1207 (61.52%) males and 755 (38.48%) females were included in the analysis.
Both hypogonadal and eugonadal men categories were independent predictors of BMR in comparison to menopausal women (OR 3.59, CI: 1.94 - 6.65, p<0.001 and OR 3.43, CI: 2.19 - 5.37, respectively); cumulative PI exposure displayed a borderline risk (OR= 1.04, CI: 1.00-1.09, p=0.048). Protective factors were: 17 ß-estradiol (OR 0.96, CI: 0.94 - 0.98, p=0.003) and total lean/BMI ratio (OR per additional unit =0.39, CI: 0.24 - 0.61, p<0.001).


This large case series shows an unexpected high prevalence of trabecular bone mass reduction in men. We were unable to find an obvious explanation of this gender difference apart from a well known protective role of 17 ß-estradiol and lean mass. It's uncertain the clinical relevance of the borderline risk associated with PIs cumulative exposure.
We hypothesize it is necessary to move to a tissue level (a plausible difference of enzymatic activity of amortize has been previously suspected by our group) to understand the pathophysiological mechanism of gender difference in BMR. This report underline that HIV related bone disease in men and women may be different, natural history of BMR according to gender is unknown.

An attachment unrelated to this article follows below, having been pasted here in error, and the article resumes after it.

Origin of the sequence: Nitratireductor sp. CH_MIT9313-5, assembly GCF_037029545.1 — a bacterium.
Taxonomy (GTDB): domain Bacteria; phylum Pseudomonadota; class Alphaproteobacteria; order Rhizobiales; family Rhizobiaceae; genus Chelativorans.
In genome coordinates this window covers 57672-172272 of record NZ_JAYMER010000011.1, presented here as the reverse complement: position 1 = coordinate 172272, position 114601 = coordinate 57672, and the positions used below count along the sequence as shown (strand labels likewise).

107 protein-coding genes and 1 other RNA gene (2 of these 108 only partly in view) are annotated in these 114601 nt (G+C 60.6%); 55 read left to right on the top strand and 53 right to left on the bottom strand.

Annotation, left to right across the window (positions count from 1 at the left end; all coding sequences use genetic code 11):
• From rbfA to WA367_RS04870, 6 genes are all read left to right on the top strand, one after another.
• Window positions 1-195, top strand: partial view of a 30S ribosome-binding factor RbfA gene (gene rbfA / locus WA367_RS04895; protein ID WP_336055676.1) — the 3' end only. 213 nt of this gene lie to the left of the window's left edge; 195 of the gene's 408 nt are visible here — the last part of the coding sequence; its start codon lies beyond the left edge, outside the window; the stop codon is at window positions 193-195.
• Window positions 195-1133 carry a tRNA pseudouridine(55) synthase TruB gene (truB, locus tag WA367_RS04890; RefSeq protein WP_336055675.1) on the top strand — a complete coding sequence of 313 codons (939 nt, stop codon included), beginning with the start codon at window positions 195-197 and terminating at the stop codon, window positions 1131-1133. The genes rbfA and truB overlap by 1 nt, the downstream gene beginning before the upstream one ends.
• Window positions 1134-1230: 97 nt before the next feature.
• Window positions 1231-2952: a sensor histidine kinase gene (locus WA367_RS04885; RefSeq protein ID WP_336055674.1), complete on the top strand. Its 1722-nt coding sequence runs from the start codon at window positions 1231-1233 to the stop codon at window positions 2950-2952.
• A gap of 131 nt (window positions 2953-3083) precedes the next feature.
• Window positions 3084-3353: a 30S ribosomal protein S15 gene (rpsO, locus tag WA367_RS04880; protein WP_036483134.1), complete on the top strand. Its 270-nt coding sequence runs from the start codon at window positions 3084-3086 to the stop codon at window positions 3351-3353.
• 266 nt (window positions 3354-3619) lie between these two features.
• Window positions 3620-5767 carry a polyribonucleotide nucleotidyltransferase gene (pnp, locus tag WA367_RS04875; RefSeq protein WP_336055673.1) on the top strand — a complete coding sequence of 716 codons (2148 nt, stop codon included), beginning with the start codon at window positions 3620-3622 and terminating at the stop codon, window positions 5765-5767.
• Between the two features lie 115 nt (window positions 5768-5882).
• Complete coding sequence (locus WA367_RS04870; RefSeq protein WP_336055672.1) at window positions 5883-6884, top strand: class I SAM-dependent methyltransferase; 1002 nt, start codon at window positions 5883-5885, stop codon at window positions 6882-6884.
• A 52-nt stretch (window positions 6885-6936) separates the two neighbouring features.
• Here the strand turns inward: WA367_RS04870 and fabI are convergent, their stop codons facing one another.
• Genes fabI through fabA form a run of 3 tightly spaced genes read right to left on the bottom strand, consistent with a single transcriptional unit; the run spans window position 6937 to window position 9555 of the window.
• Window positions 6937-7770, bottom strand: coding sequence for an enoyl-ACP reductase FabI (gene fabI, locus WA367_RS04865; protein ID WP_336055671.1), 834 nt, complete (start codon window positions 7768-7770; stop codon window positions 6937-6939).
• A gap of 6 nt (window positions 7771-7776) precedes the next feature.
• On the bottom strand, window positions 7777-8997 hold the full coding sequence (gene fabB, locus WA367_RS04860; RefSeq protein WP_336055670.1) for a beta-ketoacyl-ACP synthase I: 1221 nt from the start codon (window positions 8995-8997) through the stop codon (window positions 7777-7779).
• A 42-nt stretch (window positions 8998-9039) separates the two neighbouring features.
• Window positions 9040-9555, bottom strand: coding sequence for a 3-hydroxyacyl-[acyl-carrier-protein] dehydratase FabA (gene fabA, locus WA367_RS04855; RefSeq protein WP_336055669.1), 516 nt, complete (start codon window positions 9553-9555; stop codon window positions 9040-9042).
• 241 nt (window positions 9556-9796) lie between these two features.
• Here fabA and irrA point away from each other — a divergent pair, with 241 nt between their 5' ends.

In order to interpret the higher prevalences of lumbar BMR in males we tried to explore any hormonal, anthropometric, viroimmunologic and therapeutic differences that may have had a different impact on trabecular bone in men vs. women. and in hypogonadic vs eugonadal population.
1. We confirm the expected lowest bone mass both in post-menopausal women and in hypogonadal men, stressing the obvious association between low levels of sex steroids and LBM. High prevalence of vitamin-D insufficiency was found both in maleas and in females but we were unable to find any difference in vitamin-D plasma concentration.
2. Unexpectedly total fat mass resulted to be a risk factor for LBM. We hypothesized that the extent of total fat mass may determine aromatase activity, necessary to produce 17-ß-estradiol and to concentrate it inside the bone micro involvement. The protective role of lean body mass on BMD has been describes by Dolan, as possibly associated with testosterone levels both in men and in women